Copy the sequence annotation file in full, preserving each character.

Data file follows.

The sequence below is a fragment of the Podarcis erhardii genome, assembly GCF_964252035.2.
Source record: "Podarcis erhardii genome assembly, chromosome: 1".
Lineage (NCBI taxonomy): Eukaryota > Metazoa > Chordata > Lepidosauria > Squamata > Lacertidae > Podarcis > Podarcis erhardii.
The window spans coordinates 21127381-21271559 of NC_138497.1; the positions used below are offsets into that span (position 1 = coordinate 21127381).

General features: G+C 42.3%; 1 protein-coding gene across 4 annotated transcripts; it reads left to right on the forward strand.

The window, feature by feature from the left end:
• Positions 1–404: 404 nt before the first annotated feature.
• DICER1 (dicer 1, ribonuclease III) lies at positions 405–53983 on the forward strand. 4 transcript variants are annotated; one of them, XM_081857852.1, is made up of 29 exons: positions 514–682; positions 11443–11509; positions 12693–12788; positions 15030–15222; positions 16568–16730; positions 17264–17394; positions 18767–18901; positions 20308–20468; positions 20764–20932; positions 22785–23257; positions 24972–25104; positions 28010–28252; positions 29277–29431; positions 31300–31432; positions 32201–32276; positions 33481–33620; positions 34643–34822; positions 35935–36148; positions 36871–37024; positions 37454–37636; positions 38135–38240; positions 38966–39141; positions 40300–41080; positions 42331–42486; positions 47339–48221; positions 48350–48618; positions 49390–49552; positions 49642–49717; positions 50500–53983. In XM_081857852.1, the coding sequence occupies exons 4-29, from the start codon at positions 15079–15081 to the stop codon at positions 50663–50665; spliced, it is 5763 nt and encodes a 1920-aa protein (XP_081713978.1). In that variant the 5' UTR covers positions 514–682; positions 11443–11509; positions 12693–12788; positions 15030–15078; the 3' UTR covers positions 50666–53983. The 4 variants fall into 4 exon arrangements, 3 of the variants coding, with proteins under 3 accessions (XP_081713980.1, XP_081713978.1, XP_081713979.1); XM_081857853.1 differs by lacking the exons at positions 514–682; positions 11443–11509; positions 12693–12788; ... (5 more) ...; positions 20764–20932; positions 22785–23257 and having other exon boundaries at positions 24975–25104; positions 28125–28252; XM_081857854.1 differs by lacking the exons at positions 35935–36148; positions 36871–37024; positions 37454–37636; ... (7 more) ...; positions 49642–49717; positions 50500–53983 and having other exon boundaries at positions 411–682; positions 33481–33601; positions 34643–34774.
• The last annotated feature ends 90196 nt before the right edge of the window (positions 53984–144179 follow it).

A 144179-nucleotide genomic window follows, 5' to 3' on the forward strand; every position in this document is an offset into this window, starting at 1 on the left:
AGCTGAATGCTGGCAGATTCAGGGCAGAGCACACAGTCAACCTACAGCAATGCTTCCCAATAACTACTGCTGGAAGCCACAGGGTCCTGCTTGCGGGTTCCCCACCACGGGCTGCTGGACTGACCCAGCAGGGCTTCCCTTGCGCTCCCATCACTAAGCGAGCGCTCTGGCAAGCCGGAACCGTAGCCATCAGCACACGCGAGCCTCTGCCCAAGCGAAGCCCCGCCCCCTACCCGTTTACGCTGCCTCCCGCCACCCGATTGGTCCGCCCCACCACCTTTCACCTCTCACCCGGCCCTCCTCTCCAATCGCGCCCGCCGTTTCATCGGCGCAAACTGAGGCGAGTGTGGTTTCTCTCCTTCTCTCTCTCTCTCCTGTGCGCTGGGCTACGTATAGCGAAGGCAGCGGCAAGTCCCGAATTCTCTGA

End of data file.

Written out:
The sequence below is a fragment of the Podarcis erhardii genome, assembly GCF_964252035.2.
Source record: "Podarcis erhardii genome assembly, chromosome: 1".
Lineage (NCBI taxonomy): Eukaryota > Metazoa > Chordata > Lepidosauria > Squamata > Lacertidae > Podarcis > Podarcis erhardii.
The window spans coordinates 21127381-21271559 of NC_138497.1; the positions used below are offsets into that span (position 1 = coordinate 21127381).

General features: G+C 42.3%; 1 protein-coding gene across 4 annotated transcripts; it reads left to right on the forward strand.

The window, feature by feature from the left end:
• Positions 1–404: 404 nt before the first annotated feature.
• DICER1 (dicer 1, ribonuclease III) lies at positions 405–53983 on the forward strand. 4 transcript variants are annotated; one of them, XM_081857852.1, is made up of 29 exons: positions 514–682; positions 11443–11509; positions 12693–12788; positions 15030–15222; positions 16568–16730; positions 17264–17394; positions 18767–18901; positions 20308–20468; positions 20764–20932; positions 22785–23257; positions 24972–25104; positions 28010–28252; positions 29277–29431; positions 31300–31432; positions 32201–32276; positions 33481–33620; positions 34643–34822; positions 35935–36148; positions 36871–37024; positions 37454–37636; positions 38135–38240; positions 38966–39141; positions 40300–41080; positions 42331–42486; positions 47339–48221; positions 48350–48618; positions 49390–49552; positions 49642–49717; positions 50500–53983. In XM_081857852.1, the coding sequence occupies exons 4-29, from the start codon at positions 15079–15081 to the stop codon at positions 50663–50665; spliced, it is 5763 nt and encodes a 1920-aa protein (XP_081713978.1). In that variant the 5' UTR covers positions 514–682; positions 11443–11509; positions 12693–12788; positions 15030–15078; the 3' UTR covers positions 50666–53983. The 4 variants fall into 4 exon arrangements, 3 of the variants coding, with proteins under 3 accessions (XP_081713980.1, XP_081713978.1, XP_081713979.1); XM_081857853.1 differs by lacking the exons at positions 514–682; positions 11443–11509; positions 12693–12788; ... (5 more) ...; positions 20764–20932; positions 22785–23257 and having other exon boundaries at positions 24975–25104; positions 28125–28252; XM_081857854.1 differs by lacking the exons at positions 35935–36148; positions 36871–37024; positions 37454–37636; ... (7 more) ...; positions 49642–49717; positions 50500–53983 and having other exon boundaries at positions 411–682; positions 33481–33601; positions 34643–34774.
• The last annotated feature ends 90196 nt before the right edge of the window (positions 53984–144179 follow it).

A 144179-nucleotide genomic window follows, 5' to 3' on the forward strand; every position in this document is an offset into this window, starting at 1 on the left:
AGCTGAATGCTGGCAGATTCAGGGCAGAGCACACAGTCAACCTACAGCAATGCTTCCCAATAACTACTGCTGGAAGCCACAGGGTCCTGCTTGCGGGTTCCCCACCACGGGCTGCTGGACTGACCCAGCAGGGCTTCCCTTGCGCTCCCATCACTAAGCGAGCGCTCTGGCAAGCCGGAACCGTAGCCATCAGCACACGCGAGCCTCTGCCCAAGCGAAGCCCCGCCCCCTACCCGTTTACGCTGCCTCCCGCCACCCGATTGGTCCGCCCCACCACCTTTCACCTCTCACCCGGCCCTCCTCTCCAATCGCGCCCGCCGTTTCATCGGCGCAAACTGAGGCGAGTGTGGTTTCTCTCCTTCTCTCTCTCTCTCCTGTGCGCTGGGCTACGTATAGCGAAGGCAGCGGCAAGTCCCGAATTCTCTGA